Minister for Agriculture Charlie McConalogue has defended the consultation process behind the CAP strategic plan after being pushed on the matter by Matt Carthy TD, who claimed that farmers and other stakeholders were unable to engage with the process to the extent described by the Minister.

Carthy claimed that Minister McConalogue had not engaged sufficiently with TDs and senators in the process of drafting the CAP plan, despite being asked to bring to the plan before the Dáil "on several occasions".

“Well just to put on the record Cathaoirleach that the process around the drafting of the CAP strategic plan was disappointing,” said the Sinn Féin TD when questioning Minister McConalogue.

“Essentially, stakeholders were invited to make submissions, that was it.

Public meetings

“Public meetings were organised at one point online where there wasn’t the ability for people to engage directly and by the time the mart meetings that you described were still continuing, the strategic plan had all but been drafted,” Deputy Carthy claimed, adding that he saw the Commission's initial observation letter as a "stinging rebuke".

Minister McConalogue responded by saying that there had been stakeholder consultation throughout the process and that the mart meetings he attended allowed farmers a platform to make their views on the policy known.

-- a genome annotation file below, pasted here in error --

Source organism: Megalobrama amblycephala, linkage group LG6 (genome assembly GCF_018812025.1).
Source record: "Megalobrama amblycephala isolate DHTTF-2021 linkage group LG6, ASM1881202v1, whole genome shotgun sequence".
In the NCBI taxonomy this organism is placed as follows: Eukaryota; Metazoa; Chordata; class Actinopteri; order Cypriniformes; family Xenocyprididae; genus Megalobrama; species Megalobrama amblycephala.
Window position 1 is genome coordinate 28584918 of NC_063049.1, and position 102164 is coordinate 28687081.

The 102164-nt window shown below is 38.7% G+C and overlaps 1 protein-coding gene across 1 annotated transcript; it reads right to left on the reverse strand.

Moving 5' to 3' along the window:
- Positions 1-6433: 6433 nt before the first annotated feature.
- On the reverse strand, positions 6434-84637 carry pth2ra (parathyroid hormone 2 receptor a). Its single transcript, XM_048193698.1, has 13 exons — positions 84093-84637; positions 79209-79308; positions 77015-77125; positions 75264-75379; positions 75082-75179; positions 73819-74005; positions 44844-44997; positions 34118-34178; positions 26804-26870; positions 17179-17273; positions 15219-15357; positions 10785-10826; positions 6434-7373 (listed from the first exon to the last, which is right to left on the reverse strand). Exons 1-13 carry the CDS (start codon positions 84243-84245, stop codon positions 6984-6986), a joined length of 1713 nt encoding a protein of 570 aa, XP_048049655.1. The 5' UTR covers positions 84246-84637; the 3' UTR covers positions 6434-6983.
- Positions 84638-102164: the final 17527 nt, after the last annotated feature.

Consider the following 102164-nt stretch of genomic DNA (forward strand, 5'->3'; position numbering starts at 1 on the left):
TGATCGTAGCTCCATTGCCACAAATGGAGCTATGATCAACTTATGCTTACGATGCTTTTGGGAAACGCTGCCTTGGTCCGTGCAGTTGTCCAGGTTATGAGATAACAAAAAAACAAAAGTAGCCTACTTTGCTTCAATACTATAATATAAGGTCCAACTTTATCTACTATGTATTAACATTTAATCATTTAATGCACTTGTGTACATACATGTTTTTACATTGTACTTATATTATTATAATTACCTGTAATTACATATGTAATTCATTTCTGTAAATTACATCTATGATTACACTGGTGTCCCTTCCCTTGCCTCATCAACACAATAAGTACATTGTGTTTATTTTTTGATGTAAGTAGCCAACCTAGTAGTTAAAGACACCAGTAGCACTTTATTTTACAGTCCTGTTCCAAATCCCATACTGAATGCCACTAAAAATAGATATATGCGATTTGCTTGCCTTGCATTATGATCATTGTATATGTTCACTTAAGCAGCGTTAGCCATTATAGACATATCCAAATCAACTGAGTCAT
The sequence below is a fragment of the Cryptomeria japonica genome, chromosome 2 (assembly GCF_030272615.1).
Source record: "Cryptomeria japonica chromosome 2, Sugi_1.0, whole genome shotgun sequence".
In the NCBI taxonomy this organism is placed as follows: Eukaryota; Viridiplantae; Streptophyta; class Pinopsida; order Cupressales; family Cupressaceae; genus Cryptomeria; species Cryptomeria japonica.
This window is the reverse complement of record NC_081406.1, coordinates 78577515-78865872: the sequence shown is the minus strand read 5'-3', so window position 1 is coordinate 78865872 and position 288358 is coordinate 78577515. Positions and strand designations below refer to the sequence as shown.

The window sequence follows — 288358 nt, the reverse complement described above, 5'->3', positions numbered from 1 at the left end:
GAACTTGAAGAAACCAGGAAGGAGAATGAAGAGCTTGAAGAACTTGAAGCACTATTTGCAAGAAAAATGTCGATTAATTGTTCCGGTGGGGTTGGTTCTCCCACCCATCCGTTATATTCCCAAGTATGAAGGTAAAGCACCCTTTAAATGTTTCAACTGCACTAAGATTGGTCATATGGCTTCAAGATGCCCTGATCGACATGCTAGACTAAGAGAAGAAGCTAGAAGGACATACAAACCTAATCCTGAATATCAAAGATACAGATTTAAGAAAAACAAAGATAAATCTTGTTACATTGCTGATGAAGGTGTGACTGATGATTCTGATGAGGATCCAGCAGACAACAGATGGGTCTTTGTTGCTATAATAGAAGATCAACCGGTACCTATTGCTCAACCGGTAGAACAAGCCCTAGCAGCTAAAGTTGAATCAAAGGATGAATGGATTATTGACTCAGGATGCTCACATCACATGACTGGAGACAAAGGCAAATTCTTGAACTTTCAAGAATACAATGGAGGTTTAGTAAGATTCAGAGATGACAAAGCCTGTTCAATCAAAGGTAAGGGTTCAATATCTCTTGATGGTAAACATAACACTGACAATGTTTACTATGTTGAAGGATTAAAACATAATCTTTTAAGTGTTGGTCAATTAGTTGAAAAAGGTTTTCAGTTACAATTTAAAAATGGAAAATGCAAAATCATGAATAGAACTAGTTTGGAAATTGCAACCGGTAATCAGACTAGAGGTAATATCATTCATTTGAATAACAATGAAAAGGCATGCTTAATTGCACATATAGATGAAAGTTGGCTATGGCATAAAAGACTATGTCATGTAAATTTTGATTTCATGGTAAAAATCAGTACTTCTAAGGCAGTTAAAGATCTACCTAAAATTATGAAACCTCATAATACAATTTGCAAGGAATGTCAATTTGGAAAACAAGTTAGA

I think we reached a balanced, strong CAP plan

He also commented that he would go before the Joint Oireachtas Committee on Agriculture to discuss the plan in further detail, if asked.

“Never before had there been the consultation there had been this time around and you know there had been different views on it and I think we reached a balanced, strong CAP plan,” stated the Minister.

“I had great engagement from all parties – except yours,” he said.

UTP legislation

The Cavan-Monaghan TD also quizzed the Minister on the timeframe around the establishment of the Office for Fairness and Transparency in the Agri-Food Supply Chain, which is to enforce unfair trading practice (UTP) regulations.

The legal drafting of the bill to establish the office should be completed over the “next few weeks”, being brought before both the Dáil and the Seanad within the same timeframe, the Minister said.